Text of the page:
Cardiac events at follow up in clinical trial groupNo significant difference between the quintiles at 24h (p=0.69); significantly increased incidence with rising PAPP-A at 72 hours (p=0.019), 30 days (p=0.008) and 6 months (p=0.004)
Cardiac events at 30 days in the Emergency Room groupPatients with PAPP-A >12.6mIU/l had significantly more events than patients with low PAPP-A (16.9% vs. 7.9%, adjusted odds ratio 2.32, p=0.008)
Lund et al
136 patients who had presented to the Emergency Department with suspected acute coronary syndrome and tested negative for troponin I during the first 24 hours. Blood was sent for PAPP-A at admission, 6-12 hours and 24 hours. Patients were followed up for 6 monthsProspective observational cohortAdverse cardiac events within 6 months according to highest PAPP-A level during admissionPAPP-A found to be an independent predictor (adjusted risk ratio 4.6, 95% CI 1.8 - 11.8, p=0.002).The troponin positive group were excluded only when their troponin results became available. Their inclusion in the analysis would have allowed more clinically relevant conclusions to be drawn from the data. Significantly more patients who had a raised PAPP-A had a previous MI (p=0.035) or were diabetic (p=0.027) at baseline.
Adverse cardiac event within 6 months according to admission PAPP-A level12 of 40 (30%) vs. 14 of 96 (14.6%) had an event. This gives a sensitivity of 54%, specificity 75%, PPV 30%, NPV 15%. For every 100 patients treated on the basis of their PAPP-A result, 10 would be inappropriately reassured.
Dominguez-Rodriguez A; Abreu-Gonzalez P; Garcia-Gonzalez M; Ferrer J; Vargas M
80 consecutive patients with ST elevation myocardial infarction (STEMI) and 80 healthy controls without MI. Blood taken on admission to CCU before any medications for PAPP-A.Prospective diagnostic cohortDiagnosis of myocardial infarctionNo significant difference in PAPP-A between the MI group and the control groupNo explanation of how the healthy controls were recruited. No definition of STEMI, no mention of how myocardial infarction was definitively diagnosed.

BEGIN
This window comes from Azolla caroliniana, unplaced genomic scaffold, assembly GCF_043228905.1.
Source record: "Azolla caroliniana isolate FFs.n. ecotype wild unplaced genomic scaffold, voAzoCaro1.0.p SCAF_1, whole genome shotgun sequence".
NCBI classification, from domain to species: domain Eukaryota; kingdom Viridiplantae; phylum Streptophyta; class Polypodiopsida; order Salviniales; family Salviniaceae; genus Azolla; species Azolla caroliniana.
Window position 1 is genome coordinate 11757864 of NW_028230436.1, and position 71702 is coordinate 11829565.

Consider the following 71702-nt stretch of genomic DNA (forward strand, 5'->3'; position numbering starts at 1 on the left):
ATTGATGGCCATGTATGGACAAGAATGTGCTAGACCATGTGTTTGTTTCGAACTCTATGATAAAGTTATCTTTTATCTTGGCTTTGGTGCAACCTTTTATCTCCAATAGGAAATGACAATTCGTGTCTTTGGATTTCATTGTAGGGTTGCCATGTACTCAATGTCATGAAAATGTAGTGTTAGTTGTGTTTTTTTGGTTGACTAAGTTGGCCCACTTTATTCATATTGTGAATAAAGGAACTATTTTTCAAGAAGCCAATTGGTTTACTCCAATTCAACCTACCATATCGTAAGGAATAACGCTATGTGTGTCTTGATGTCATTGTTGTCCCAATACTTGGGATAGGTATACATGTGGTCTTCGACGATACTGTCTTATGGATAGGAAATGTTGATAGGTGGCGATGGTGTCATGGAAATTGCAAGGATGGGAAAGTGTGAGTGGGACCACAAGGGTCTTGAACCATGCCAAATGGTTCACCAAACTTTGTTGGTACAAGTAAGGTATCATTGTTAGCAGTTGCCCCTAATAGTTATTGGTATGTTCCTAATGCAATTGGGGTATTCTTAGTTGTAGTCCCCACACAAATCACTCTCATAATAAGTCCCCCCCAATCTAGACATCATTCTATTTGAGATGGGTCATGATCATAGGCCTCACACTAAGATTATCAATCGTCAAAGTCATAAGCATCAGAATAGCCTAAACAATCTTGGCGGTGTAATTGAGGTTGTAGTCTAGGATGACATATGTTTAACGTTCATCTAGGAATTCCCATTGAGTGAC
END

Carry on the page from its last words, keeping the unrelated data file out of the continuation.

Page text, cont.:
Correlation between PAPP-A, CK-MB and troponin INo association (CK-MB r=0.06, p=0.78; troponin I r=0.04, p=0.82)
Bayes-Genis et al
17 patients with acute myocardial infarction, 20 with unstable angina, 19 with stable angina, and 13 age-matched controls without clinical or angiographic evidence of coronary atherosclerosis. All patients were scheduled to undergo coronary angiography. Consecutive patients were recruited.Prospective cohort studyMedian PAPP-A levels in controls v. stable anginaHigher in stable angina but not statistically significant. Controls 7.4mIU/l (range 3.8-10.4), stable angina 8.4mIU/l (range 4.4-22.5, p=0.07).While the methods utilised are useful for identifying promising markers for further identification, they are suboptimal to assess diagnostic efficacy in clinical practice. Recruitment of an undifferentiated group of patients who are all subjected to the same gold standard diagnostic test would be necessary to achieve this. Specificity cannot be calculated for the same reason. Small numbers.
Median PAPP-A in unstable angina v. controls and stable anginaSignificantly higher in unstable angina, when compared to both controls (P<0.001) and stable angina (P<0.001). Unstable angina 14.9mIU/l (range 6.3-63.4).
Median PAPP-A in myocardial infarction v. controls and stable anginaSignificantly higher in myocardial infarction, compared with both controsl (P<0.001) and stable angina (P<0.001). Myocardial infarction 20.6mIU/l (range 9.2-46.6)
Median PAPP-A in myocardial infarction v. unstable anginaNo significant difference (P=0.75)
PAPP-A levels ang extent of angiographic atherosclerosis (number of vessels with clinically significant luminal stenosis)Significant inverse association with PAPP-A (P=0.04)
Mean area (+/- SE) under ROC curve for diagnosisMyocardial infarction 0.94 +/- 0.03; Unstable angina 0.88 +/- 0.05
Diagnostic performance of PAPP-A using the optimal cut-off of 10mIU/lMyocardial infarction: Sensitivity 94.1%. Unstable angina: Sensitivity 85%. Only 1/13 controls (8%) and 5/19 stable angina (26%) patients had PAPP-A >10mIU/l